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The WSJ’s Public Service on Fiduciary Standard: Lifting the Veil

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Wall Street Journal editors performed a public service when they set out their case against the fiduciary standard recently. The editorial shines a bright light on arguments against the fiduciary standard that the brokerage industry, understandably, tries to keep under wraps. 

This Journal editorial is part of a raging battle in Washington between brokerage lobbyists and, well, most everyone else, over whether securities and insurance sales brokers should be regulated as professionals—like doctors—when they give advice. Or whether they should continue being regulated, as they are today, more like car salesmen. Brokerage lobbyists are fighting efforts to raise broker standards. They like being regulated like car salesmen.   

The editorial exposes the thinking and assumptions behind the anti-fiduciary campaign and nice-sounding words like “choice” and “business model neutrality.” The thinking that allows one to conclude, as Journal editors do, that serving investors’ best interests is bad for investors. 

Here is a recap of five central points in the editorial:           

1. “Brokers are already heavily regulated by the SEC which imposes myriad rules to prevent fraud, ensure that fees are disclosed and protect clients from “unsuitable” investments.” 

Wrong. Brokers are ineffectively regulated. Opacity of fees and conflicts and “unsuitable” investment recommendations permeate the industry.   

2. “Mr. Obama is making his usual argument that consumers are helpless against the predations of business people. The solution naturally involves lawyers making lots of money. And in order to avoid industry wide chaos, the Washington bureaucracy will issue a flood of exemptions.”

Partly wrong. Unsubstantiated claims of industry “chaos” that would result from fiduciary duties are just that. But if we presumed for just a moment there were a smidgeon of evidence behind the claim, then think about this. The brokerage industry today screams from the mountaintops to suggest brokers routinely provide fiduciary care. This means one of two things. Either these routine suggestions are presumptively misleading or fraudulent, or alternatively, the claims of “chaos” are hyperbole. Or both are true.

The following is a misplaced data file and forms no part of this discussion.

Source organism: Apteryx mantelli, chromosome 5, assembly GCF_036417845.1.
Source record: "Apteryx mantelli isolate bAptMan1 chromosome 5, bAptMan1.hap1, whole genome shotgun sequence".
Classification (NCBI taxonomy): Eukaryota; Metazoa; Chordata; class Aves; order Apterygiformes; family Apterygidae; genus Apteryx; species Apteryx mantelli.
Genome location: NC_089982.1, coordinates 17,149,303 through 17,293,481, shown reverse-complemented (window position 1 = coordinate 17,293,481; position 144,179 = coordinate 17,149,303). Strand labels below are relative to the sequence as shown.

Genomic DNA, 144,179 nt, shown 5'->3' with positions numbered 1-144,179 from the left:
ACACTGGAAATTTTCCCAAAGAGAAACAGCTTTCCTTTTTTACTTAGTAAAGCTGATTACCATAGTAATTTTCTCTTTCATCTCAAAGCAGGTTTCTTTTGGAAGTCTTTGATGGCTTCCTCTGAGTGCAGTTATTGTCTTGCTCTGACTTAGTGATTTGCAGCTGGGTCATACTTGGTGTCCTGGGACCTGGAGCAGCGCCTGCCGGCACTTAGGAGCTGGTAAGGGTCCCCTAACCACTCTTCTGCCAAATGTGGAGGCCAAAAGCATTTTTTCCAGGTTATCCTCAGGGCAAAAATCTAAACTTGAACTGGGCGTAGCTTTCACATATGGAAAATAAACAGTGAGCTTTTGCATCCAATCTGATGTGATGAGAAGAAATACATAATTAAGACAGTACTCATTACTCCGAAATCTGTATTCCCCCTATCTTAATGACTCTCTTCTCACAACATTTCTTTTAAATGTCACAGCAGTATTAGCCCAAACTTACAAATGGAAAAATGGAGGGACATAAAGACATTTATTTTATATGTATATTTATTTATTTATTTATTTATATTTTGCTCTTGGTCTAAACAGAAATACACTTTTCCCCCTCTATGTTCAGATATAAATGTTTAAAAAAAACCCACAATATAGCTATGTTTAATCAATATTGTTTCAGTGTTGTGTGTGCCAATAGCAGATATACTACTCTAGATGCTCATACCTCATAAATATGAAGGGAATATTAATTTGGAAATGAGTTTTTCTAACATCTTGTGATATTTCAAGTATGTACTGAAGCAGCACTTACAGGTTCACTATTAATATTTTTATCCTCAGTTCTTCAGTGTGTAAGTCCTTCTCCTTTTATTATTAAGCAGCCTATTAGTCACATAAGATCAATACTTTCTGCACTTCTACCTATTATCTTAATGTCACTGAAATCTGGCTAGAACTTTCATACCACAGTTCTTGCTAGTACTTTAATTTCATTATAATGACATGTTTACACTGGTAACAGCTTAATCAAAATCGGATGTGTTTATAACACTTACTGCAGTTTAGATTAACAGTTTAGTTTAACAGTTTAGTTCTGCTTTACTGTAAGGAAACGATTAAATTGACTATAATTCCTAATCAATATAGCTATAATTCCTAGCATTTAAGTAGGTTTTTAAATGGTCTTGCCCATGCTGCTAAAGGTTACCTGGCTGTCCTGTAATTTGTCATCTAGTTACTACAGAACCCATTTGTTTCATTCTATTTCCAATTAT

Yet the editorial correctly notes that exemptions are inherently problematic. (However, the editorial fails to note the very exemptions it castigates exist primarily to appease brokerage firms.) The editors should argue against the exemptions and the crony capitalism they represent.

3. “Investors could boost their returns if they avoided “conflicted advice” and listened only to fiduciaries. But that’s not what the academic literature cited in the White House report shows.”

Wrong. Mounds of research associate “conflicted advice” with poorer returns. This is clear, but is not the more important point here. The underlying premise of the editorial argument, that conflicts “benefit” investors, demands attention because of its defiance of reason. The idea that conflicted advice is good—for America and investors—is backwards on its face. It defies centuries of legal writings, the human experience and common sense. Yet this backwards view of history and law is the intellectual foundation of the anti-fiduciary campaign.        

4. “Team Obama” research shows index funds “generally do better than” than “a fund manager selecting particular stocks.” “But it doesn’t mean we all should be forced to hire fiduciaries.” 

Wrong and confused. Associating the active versus passive management debate and investors being stiff-armed into hiring a fiduciary is confusing. Investors will not be “forced to hire fiduciaries,” and they will be free to choose, within the parameters of their employer’s 401(k) options, among differing investment styles and philosophies. What investors will not be able to do is work with a broker who puts his own interests and the interests of the brokerage firm first.   

5. “The most damage may come from services never provided” 

Right, but … If brokerage firms decide to leave the retirement market because they can’t put investors first, it hardly follows that investors will be harmed or cannot get better and less expensive investment services elsewhere. Overwhelming evidence suggests they can and do so today. 

“The most damage” is not to investors, but to the brokerage firms themselves. Last May, Raymond James Financial Services President Scott Curtis let this confession slip when he openly admitted brokers should oppose “the Department of Labor’s fiduciary proposal” because, “ we don’t think this is healthy for the industry.” 

Journal editors have performed a public service. They took on the job of trying to defend the indefensible. In doing so and getting at what’s underneath the nice-sounding words that poll well—words such as “business model neutrality” and “choice”—they, inadvertently perhaps, aided fiduciary advocates. The essential illogic and backwardness of anti-fiduciary arguments have been ‘laid bare.’


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